What we need to see in this story is that the woman at the well is us. The woman is so consumed with the day-in, day-out burden of hauling endless buckets of water that she can’t grasp the magnitude of what Jesus is offering. She’s simply eager to find a way to avoid this back-breaking drudgery that defines her life.
That’s us, right? The only difference is that our hauling of endless buckets of water takes on the form of: work we don’t want to be at, financial challenges we don’t know how to manage, health issues, will our kids grow up to be good human beings, struggles with loneliness and isolation, even the struggle of the divisive times we find ourselves in today.
When Jesus tells the woman at the well he has water that will forever cure her thirst, she eagerly replies, “Sir, give me this water, so that I may never be thirsty or have to keep coming here to draw water.” Jesus is offering to open up all of eternity to her, but she’s focused on making fewer trips to the village well! But that’s our prayer, isn’t it? “Lord, just make this endless difficult time stop!”
How often are we ready to settle for less than what God wants to offer to us? How often do we hesitate to ask for anything from our generous God who’s prepared to let love and blessing and forgiveness flow over us like an ever-flowing stream? There’s no way the woman at the well could visualize how refreshing this water is. Jesus isn’t suggesting a better way to do her chores. He’s not proposing to create a better work environment for her. He’s offering to ease the burden of her troubled soul and release her from pain of guilt.
This woman is living with a past that makes her an outcast in her own village. She carries with her the pain of guilt, shame and rejection— which is a far heavier burden than the water she hauls every day—and that is what he wants to help ease—the burden of her heart. He wants to remove the pain of isolation, disgrace, and sin. He wants to give her mercy, grace, and forgiveness—and that is exactly what Jesus longs to give us.
Water for us humans is necessary for survival. What we don’t often consider is how necessary for our spiritual survival is the living water Jesus offers through the Holy Spirit. There by the well Jesus shows this woman why he has come— he wants to offer the gift of God’s life-giving Spirit, water that wells “up to eternal life” to God’s people. Just as the Samaritan woman has exactly what Jesus needs in that moment— water—he has precisely what she needs as well: grace and forgiveness and the promise of new life. It’s not just refreshing—it is life renewing! And what Jesus aims to give her, he aims to give us.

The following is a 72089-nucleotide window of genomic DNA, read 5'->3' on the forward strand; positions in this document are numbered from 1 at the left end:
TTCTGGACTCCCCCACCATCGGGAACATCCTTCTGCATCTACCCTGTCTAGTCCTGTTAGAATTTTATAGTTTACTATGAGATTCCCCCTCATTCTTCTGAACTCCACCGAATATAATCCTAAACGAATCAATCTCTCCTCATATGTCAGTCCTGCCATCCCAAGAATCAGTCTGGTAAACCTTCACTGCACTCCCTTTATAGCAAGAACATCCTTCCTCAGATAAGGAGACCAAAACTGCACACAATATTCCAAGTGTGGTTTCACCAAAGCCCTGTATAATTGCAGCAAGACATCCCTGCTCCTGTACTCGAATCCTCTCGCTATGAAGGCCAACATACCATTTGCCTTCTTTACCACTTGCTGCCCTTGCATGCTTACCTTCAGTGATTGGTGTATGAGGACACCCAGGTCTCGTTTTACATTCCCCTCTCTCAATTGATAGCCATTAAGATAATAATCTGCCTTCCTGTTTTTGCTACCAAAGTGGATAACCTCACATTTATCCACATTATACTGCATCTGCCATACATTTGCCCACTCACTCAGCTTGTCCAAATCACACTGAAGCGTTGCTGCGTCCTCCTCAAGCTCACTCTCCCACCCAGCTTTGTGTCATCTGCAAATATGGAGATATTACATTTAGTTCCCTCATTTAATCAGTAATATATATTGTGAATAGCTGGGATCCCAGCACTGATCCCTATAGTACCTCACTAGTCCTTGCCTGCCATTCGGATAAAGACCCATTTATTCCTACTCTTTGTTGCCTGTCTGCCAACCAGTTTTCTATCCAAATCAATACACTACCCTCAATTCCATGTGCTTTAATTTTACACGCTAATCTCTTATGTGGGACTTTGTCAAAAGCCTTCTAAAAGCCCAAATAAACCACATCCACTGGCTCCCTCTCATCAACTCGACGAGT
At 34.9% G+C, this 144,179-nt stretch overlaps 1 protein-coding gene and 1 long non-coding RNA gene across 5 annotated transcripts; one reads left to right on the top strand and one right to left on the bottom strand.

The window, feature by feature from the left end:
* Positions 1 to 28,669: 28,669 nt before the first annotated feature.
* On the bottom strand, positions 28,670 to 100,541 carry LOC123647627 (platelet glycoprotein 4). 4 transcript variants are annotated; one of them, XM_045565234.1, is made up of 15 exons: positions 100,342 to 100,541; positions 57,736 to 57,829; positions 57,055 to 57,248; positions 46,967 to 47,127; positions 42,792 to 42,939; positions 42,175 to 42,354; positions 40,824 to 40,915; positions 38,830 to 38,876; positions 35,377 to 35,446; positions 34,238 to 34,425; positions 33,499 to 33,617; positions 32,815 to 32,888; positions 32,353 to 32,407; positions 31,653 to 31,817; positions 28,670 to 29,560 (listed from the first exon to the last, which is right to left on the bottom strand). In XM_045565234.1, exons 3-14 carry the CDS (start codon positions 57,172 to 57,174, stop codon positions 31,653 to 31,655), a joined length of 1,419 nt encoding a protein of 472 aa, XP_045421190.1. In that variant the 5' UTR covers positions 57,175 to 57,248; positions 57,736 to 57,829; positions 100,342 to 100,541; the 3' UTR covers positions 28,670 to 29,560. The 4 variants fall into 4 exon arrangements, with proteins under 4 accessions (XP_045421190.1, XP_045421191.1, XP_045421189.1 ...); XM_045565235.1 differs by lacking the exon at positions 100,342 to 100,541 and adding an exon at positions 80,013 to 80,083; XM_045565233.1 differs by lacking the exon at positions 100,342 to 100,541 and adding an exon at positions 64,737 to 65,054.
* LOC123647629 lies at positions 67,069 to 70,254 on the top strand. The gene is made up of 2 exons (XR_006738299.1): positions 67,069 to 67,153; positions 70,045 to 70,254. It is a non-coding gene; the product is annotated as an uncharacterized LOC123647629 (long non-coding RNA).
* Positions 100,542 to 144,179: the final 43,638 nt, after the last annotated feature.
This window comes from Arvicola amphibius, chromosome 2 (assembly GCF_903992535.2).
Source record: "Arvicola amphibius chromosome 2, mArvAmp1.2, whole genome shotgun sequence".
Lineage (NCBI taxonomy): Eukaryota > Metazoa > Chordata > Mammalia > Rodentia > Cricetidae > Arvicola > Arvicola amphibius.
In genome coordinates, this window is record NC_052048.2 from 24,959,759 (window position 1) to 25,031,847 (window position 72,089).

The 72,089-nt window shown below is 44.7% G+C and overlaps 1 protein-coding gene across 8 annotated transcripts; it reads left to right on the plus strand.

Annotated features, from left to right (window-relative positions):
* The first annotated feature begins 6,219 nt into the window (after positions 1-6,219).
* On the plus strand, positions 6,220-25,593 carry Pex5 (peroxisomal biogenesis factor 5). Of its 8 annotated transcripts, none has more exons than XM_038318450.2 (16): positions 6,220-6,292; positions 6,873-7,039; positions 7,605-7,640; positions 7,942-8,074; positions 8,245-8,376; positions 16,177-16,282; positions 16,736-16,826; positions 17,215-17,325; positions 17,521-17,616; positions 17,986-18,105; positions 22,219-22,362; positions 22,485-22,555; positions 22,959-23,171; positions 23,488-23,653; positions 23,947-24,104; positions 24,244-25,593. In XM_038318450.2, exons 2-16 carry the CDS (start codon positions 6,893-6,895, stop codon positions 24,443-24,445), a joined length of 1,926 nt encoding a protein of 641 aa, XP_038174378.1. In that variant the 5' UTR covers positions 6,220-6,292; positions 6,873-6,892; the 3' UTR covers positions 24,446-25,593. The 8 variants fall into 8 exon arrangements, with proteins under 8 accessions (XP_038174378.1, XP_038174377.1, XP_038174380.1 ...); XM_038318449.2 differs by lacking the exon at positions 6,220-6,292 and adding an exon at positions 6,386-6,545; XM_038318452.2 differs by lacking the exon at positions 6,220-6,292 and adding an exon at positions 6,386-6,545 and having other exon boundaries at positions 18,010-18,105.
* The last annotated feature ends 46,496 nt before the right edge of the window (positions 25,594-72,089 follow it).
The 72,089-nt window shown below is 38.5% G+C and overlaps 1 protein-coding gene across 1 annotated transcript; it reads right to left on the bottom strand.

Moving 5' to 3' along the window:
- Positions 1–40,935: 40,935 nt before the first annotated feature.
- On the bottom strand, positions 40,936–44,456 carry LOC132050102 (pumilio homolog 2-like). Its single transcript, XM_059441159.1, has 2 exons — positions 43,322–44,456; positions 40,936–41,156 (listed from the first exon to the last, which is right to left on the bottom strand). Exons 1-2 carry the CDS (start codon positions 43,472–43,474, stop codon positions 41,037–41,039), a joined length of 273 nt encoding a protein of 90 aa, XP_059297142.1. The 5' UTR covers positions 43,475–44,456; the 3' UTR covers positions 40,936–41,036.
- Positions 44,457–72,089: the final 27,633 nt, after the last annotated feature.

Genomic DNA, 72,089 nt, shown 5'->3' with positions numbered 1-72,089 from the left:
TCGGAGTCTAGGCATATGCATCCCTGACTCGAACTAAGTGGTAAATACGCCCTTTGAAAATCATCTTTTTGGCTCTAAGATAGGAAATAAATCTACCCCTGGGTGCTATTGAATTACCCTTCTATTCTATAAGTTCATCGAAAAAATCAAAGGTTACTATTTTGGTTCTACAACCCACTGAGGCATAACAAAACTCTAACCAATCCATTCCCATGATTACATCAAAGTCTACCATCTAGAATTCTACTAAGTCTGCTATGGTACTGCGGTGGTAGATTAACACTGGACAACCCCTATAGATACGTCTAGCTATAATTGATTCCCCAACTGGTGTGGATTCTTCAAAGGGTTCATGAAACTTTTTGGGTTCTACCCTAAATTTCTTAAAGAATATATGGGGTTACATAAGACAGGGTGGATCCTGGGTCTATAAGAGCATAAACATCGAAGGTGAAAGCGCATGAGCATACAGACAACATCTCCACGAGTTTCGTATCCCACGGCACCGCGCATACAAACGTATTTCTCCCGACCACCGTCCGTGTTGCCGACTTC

In reading this story, you get the sense that this woman is street smart. She’s talking to a stranger—a strange man no less. She’s a bit sassy. She’s a person of dubious reputation. She’s probably had to scratch and claw to get what she’s got. So when she finally understands what’s being offered, she grabs it and rejoices. But this woman is also generous— she wants to share this gift of new life and hope with everyone she knows—even those who have turned their backs on her.
This woman had been an outcast in her village because of her misdeeds, but all of that is behind her because of the living water of Jesus. And she takes this “living water” and she runs back to her village to tell others the good news, eagerly approaching everyone she sees, saying with wonder, “‘Come and see a man who told me everything I have ever done! He cannot be the Messiah, can he?’”
A sip of this water has transformed her life. She’s so excited, she wants to share the good news with everyone!
For what do we thirst? Could it be…
Someone who knows us as completely as Jesus and yet loves us anyway? Forgiveness and new life that God alone can offer? A fresh start? Understanding? Peace? Healing? Wholeness? To acknowledge the mistakes we have made, and know there is still hope for us? To cast away the burden of guilt and the weight of regret?
All of that and more is offered to us in the “living water” Jesus offers us.
“Living Water.” Sort of sounds like a corporate tag line Coca-Cola might use, right? But the “Living Water” of Jesus quenches a far deeper need than everyday thirst.
The “Living Water” of Jesus quenches the part of us that wakes up in the night worried or lonely or consumed with remorse.
“Living Water” of Jesus washes away the parts of us that feel unclean and threaten to keep us isolated forever.
“Living Water” of Jesus motivates us to run to our neighbors and tell them the Good News, and change lives.
So may we, take a long, long drink of this “Living Water”, and when we stop to breath, we too will say, “Ahh!” Amen.